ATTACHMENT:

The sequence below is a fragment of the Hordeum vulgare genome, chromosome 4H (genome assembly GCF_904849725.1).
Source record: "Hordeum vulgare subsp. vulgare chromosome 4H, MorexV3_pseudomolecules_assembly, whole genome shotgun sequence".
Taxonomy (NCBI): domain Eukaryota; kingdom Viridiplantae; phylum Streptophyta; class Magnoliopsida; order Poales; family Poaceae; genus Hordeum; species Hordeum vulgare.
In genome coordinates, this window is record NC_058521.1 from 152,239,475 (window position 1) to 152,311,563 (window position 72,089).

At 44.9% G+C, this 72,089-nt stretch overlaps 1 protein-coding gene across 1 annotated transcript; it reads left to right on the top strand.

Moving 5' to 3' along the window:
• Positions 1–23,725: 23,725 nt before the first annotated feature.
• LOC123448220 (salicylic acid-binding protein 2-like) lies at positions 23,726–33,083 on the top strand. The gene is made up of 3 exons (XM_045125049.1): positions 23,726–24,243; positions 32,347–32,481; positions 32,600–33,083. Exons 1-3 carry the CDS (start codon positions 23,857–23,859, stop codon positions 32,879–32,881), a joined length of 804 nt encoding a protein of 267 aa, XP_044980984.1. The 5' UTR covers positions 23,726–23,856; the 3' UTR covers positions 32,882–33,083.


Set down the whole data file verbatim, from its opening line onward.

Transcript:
The sequence below is a fragment of the Hordeum vulgare genome, chromosome 4H (genome assembly GCF_904849725.1).
Source record: "Hordeum vulgare subsp. vulgare chromosome 4H, MorexV3_pseudomolecules_assembly, whole genome shotgun sequence".
Taxonomy (NCBI): domain Eukaryota; kingdom Viridiplantae; phylum Streptophyta; class Magnoliopsida; order Poales; family Poaceae; genus Hordeum; species Hordeum vulgare.
In genome coordinates, this window is record NC_058521.1 from 152,239,475 (window position 1) to 152,311,563 (window position 72,089).

At 44.9% G+C, this 72,089-nt stretch overlaps 1 protein-coding gene across 1 annotated transcript; it reads left to right on the top strand.

Moving 5' to 3' along the window:
• Positions 1–23,725: 23,725 nt before the first annotated feature.
• LOC123448220 (salicylic acid-binding protein 2-like) lies at positions 23,726–33,083 on the top strand. The gene is made up of 3 exons (XM_045125049.1): positions 23,726–24,243; positions 32,347–32,481; positions 32,600–33,083. Exons 1-3 carry the CDS (start codon positions 23,857–23,859, stop codon positions 32,879–32,881), a joined length of 804 nt encoding a protein of 267 aa, XP_044980984.1. The 5' UTR covers positions 23,726–23,856; the 3' UTR covers positions 32,882–33,083.